While most of us acquire our honey at the grocery store or the local farmer’s market, there is a growing group of residents in the Capital region who get their honey from their own backyards. And while it may take a little extra effort - the rewards - as they say, are sweet!
Urban beekeeping is now the fastest growing segment of beekeeping in general, and quickly gaining in popularity as more people realize the health benefits of consuming locally sourced honey.
Lansing southsider, Sara Huber, has gone from "discussing whether or not we should have a beehive in the garden" to "trying to figure out how many hives is too many" in the course of one summer. Huber, her husband Dale and their two children are the proud owners of six hives. "We actually had seven, but one of them was robbed by other bees, so now we’re down to six. Maybe next summer we’ll get another one. Or two."
Huber ordered her first unassembled hive from Turtlebee and Honeytree Farms
, which her husband promptly used as a template to create more. He then built every one of their hives and frames himself. The Hubers also offer swarm extraction services to Lansing area residents. "It’s how we got four of our swarms." Huber smiles, "out of the walls of old houses."
Because they are so new to beekeeping, they haven’t started selling their honey yet, but it’s part of the plan for next year. "We are offering honey comb for sale right now, but the honey we’ve extracted so far just isn’t enough to carry us through the winter and have leftovers to sell. But we'll keep everyone updated via our facebook page
as soon as there's enough honey to start selling.". They have also started offering beeswax for sale, which Huber extracts in her homemade solar melter on the back porch. "There are so many uses for this stuff, it’s just wonderful!"
Lansing, as a city, has no ordinances limiting bee ownership, and the state of Michigan does not require that residential hive owners register their hives or undergo an inspection. As a result, beekeeping in Lansing is relatively straightforward and free of red tape. The Michigan Beekeepers’ Association
does recommend, however, that if you are going to invest in owning bees, you should first join a local club to learn more about beekeeping.
Not all area beekeepers have the benefit of Lansing’s bee-friendly ordinances, however. Nicole Sclafani Szymczak and her family live in Bath Township and own two hives. Their bees, however, live on a friend’s property somewhere else. "We were very vocal at the last town meeting, trying to get this law overturned, but I don’t think they’re going to budge on it." she says. "But the bees are doing wonderfully where they are, surrounded by lilac bushes and lavender flowers, so it’s not a bad thing, just a different challenge."
Szymczak and her husband, Mark, have been beekeepers for a couple of years now.They were given their first hive by an MSU PhD student who moved to Maine and needed a good home for his bees. Mark spent a summer with him learning the ropes before taking over the hives himself. Their two hives are doing really well, producing about 120 pounds of honey a year, which is considered above average for a healthy hive. For now, they just give away their honey as gifts, half pound jars to all of their friends for Christmas. "I designed these cute little labels for all the honey jars." Szymczak says. "Our daughter’s name is Cosette and so we named our hives C’s Bees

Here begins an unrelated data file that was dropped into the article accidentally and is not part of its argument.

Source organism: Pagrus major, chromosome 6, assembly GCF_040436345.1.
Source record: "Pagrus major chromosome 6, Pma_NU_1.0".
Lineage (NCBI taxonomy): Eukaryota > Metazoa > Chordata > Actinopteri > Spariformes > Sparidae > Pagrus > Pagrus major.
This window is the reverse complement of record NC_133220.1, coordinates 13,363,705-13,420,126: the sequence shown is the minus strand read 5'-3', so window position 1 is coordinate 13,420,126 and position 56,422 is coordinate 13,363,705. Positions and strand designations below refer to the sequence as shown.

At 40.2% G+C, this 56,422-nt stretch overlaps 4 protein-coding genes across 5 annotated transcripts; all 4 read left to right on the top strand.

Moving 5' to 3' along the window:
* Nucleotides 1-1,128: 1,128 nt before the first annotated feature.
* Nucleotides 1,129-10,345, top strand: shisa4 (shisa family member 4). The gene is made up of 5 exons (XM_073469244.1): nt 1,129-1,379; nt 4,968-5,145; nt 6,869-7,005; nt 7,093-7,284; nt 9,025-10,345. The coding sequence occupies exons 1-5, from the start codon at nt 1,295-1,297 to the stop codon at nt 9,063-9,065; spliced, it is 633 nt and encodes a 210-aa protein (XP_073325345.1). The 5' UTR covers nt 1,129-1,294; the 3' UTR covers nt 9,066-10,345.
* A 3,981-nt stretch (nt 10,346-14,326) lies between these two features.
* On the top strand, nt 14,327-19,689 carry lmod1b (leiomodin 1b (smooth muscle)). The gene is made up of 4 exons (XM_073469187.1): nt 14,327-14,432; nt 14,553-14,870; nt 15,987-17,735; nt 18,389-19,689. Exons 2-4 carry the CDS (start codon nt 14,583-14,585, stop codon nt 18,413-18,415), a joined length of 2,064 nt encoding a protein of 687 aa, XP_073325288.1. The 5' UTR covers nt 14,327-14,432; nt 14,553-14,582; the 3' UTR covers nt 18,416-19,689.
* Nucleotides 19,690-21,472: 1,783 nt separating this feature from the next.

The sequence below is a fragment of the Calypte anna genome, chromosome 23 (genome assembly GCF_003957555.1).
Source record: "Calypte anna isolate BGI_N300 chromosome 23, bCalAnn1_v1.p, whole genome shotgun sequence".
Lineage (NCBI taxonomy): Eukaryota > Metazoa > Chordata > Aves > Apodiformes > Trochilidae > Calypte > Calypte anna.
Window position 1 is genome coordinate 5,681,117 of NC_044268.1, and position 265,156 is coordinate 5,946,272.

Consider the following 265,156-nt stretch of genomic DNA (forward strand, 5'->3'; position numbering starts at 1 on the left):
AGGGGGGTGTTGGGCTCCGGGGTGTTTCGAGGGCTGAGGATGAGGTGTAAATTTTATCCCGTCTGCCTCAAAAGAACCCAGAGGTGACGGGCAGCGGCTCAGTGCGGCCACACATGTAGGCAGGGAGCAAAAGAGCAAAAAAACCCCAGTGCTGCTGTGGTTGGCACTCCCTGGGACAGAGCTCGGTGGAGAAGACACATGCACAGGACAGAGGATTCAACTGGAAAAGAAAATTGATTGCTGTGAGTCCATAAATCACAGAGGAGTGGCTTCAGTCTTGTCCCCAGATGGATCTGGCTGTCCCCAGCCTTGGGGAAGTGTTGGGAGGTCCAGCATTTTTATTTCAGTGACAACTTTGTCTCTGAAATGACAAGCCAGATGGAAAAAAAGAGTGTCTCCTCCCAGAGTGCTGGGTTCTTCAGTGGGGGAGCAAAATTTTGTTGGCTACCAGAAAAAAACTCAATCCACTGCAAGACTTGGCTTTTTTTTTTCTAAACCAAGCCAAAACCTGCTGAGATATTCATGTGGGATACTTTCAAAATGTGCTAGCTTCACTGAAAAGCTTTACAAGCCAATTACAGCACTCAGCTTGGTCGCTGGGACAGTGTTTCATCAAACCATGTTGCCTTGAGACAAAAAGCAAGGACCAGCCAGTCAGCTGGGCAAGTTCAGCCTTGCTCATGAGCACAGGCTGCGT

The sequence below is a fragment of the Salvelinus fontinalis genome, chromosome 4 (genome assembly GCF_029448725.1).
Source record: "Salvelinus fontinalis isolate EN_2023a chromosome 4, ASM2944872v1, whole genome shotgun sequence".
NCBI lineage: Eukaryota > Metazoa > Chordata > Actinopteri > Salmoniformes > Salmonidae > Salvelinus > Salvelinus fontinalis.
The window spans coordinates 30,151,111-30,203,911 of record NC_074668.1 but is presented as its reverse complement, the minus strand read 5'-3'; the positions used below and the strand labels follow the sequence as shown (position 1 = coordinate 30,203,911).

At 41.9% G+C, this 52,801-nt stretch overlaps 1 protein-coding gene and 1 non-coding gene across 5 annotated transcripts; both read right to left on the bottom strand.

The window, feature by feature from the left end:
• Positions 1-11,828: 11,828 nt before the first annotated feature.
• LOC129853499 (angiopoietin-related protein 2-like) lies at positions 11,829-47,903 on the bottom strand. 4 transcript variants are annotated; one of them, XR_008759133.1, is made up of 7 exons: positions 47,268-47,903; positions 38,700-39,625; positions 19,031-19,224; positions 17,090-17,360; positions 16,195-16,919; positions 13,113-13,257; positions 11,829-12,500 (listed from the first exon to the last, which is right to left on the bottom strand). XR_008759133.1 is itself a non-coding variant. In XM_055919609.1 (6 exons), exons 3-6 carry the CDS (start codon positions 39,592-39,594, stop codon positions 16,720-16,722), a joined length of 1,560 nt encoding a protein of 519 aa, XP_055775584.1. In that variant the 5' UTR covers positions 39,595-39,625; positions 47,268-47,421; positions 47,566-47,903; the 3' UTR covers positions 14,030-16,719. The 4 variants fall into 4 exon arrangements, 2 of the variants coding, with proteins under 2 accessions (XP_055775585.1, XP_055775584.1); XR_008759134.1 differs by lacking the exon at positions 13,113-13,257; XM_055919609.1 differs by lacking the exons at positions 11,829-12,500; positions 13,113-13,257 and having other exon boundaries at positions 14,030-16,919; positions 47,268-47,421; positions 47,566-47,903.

after her. I've started making lip balm with our beeswax. It's so easy and I really enjoy it.".
Kate Cosgrove, Lansing-based artist and illustrator, has also recently joined the ranks of Lansing's beekeepers. "I've always been interested in insects. As a kid I kept bug collections and when I started college at MSU I actually considered entomology, but art won out." She learned the ropes from a professional beekeeper who allowed her to shadow him for an afternoon while he worked with his bees. Cosgrove fell in love instantly and started saving up to buy her first hive.
Before installing her first swarm, Cosgrove took a day long "intro to beekeeping" seminar with Mike Risk, the President of COMB, the Center of Michigan Beekeepers
. "It was very informative," says Cosgrove. "I learned everything I needed to know about the basics of beekeeping." And with that, Lady Beard Bees
was born. "As of now I only have one hive. But I learned at the seminar that the average healthy hive has about 60,000 bees, so I like to say that I have 60,000 bees because it sounds way more dangerous and impressive than just saying I have one hive," Cosgrove smiles.
Aside from classes and seminars offered by a variety of local bee clubs, a few minutes online will reveal a wealth of beekeeping information posted by bee enthusiasts around the state. The Michigan Beekeeping Association
website includes a whole list of plans and instructions on how to build everything from a solar wax melter to a little protective cage, to tips on keeping a new queen bee safe. There is also an extensive forum where questions are encouraged and answers are provided promptly and with great attention to detail. After all, with the plight of the honey bee still a very real problem today, beekeepers are only too happy to demystify the world of beekeeping, involving everyone in the search for solutions. One of which is most certainly a return to urban beekeeping.
Sarah Hillman is a freelance writer for Capital Gains.
Photos © Dave Trumpie
is the managing photographer for Capital Gains. He is a freelance photographer and owner of Trumpie Photography.
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